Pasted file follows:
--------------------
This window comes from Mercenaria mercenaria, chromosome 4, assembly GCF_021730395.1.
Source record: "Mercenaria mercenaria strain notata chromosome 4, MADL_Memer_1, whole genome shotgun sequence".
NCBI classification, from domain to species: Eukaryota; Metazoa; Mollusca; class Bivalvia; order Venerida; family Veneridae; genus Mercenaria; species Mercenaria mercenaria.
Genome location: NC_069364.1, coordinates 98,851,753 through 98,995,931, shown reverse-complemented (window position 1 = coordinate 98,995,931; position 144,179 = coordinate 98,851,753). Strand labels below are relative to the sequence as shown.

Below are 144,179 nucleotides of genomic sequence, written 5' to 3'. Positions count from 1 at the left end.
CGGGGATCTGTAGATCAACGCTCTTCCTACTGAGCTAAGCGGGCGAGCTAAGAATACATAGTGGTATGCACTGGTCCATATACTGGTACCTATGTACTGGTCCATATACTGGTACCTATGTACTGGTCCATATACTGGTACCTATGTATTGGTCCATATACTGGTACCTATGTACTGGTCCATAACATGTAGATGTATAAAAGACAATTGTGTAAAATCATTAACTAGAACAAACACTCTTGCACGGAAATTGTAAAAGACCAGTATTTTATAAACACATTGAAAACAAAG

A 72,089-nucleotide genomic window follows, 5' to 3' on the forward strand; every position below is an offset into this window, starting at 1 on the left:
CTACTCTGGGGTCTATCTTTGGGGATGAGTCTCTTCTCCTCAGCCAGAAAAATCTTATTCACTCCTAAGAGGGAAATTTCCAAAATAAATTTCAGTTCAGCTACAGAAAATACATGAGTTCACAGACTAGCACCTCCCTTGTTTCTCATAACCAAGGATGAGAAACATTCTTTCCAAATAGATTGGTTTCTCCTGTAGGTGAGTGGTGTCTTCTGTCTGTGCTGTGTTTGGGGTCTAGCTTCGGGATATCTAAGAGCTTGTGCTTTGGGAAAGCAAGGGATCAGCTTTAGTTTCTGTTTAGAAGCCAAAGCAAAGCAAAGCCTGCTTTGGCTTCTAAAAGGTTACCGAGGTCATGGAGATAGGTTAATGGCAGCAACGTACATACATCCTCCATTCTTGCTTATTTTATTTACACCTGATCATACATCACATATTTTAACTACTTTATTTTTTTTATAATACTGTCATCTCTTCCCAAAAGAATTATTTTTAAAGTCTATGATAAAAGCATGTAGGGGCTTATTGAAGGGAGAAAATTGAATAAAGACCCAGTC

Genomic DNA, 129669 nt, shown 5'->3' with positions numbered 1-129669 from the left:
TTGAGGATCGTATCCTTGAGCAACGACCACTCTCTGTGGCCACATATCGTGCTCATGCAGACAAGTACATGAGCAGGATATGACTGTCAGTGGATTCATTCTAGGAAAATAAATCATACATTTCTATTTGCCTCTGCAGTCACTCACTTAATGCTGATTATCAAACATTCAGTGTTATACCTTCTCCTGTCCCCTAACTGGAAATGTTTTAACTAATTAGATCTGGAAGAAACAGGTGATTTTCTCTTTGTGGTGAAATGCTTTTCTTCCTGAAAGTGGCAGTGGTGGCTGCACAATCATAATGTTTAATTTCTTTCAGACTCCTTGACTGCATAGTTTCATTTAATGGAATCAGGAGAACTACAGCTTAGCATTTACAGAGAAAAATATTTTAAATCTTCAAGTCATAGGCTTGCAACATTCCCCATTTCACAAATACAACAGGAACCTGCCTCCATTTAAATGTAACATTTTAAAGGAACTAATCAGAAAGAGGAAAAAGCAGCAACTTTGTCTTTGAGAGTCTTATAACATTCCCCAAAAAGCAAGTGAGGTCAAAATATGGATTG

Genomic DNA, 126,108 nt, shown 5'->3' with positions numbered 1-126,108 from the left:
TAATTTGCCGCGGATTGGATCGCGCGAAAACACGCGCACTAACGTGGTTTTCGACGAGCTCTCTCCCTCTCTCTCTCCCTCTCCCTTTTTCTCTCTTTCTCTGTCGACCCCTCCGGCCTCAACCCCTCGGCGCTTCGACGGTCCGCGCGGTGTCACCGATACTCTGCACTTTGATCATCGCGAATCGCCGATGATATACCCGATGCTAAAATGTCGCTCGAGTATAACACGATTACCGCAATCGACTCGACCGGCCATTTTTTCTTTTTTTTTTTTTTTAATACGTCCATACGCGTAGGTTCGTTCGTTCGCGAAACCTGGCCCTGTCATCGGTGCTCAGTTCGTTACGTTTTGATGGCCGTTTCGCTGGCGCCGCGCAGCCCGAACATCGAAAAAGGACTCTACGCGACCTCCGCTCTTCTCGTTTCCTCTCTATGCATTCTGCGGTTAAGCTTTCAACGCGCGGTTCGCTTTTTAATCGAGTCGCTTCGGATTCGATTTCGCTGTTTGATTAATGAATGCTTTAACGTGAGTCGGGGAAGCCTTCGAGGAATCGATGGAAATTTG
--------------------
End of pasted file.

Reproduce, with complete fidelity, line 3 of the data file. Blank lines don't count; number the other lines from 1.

NCBI classification, from domain to species: Eukaryota; Metazoa; Mollusca; class Bivalvia; order Venerida; family Veneridae; genus Mercenaria; species Mercenaria mercenaria.